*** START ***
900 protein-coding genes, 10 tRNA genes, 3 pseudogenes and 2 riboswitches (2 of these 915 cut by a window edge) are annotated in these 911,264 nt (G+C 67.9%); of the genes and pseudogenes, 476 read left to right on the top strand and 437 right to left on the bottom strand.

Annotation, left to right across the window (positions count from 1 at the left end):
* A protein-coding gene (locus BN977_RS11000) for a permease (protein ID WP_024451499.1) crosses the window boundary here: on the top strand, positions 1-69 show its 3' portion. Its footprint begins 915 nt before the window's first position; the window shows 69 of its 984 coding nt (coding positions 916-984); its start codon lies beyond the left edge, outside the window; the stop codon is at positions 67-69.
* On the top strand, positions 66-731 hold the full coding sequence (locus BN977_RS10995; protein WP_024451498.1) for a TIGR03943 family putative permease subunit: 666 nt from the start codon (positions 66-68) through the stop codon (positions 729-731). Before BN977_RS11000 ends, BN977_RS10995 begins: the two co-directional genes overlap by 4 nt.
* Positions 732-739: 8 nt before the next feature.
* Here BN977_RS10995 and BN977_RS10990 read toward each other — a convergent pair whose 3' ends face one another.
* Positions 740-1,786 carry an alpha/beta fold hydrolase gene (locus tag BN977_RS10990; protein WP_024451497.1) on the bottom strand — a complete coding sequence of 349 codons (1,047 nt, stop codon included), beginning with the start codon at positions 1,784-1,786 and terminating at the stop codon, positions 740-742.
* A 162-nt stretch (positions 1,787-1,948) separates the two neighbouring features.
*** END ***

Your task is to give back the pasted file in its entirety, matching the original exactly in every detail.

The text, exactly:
900 protein-coding genes, 10 tRNA genes, 3 pseudogenes and 2 riboswitches (2 of these 915 cut by a window edge) are annotated in these 911,264 nt (G+C 67.9%); of the genes and pseudogenes, 476 read left to right on the top strand and 437 right to left on the bottom strand.

Annotation, left to right across the window (positions count from 1 at the left end):
* A protein-coding gene (locus BN977_RS11000) for a permease (protein ID WP_024451499.1) crosses the window boundary here: on the top strand, positions 1-69 show its 3' portion. Its footprint begins 915 nt before the window's first position; the window shows 69 of its 984 coding nt (coding positions 916-984); its start codon lies beyond the left edge, outside the window; the stop codon is at positions 67-69.
* On the top strand, positions 66-731 hold the full coding sequence (locus BN977_RS10995; protein WP_024451498.1) for a TIGR03943 family putative permease subunit: 666 nt from the start codon (positions 66-68) through the stop codon (positions 729-731). Before BN977_RS11000 ends, BN977_RS10995 begins: the two co-directional genes overlap by 4 nt.
* Positions 732-739: 8 nt before the next feature.
* Here BN977_RS10995 and BN977_RS10990 read toward each other — a convergent pair whose 3' ends face one another.
* Positions 740-1,786 carry an alpha/beta fold hydrolase gene (locus tag BN977_RS10990; protein WP_024451497.1) on the bottom strand — a complete coding sequence of 349 codons (1,047 nt, stop codon included), beginning with the start codon at positions 1,784-1,786 and terminating at the stop codon, positions 740-742.
* A 162-nt stretch (positions 1,787-1,948) separates the two neighbouring features.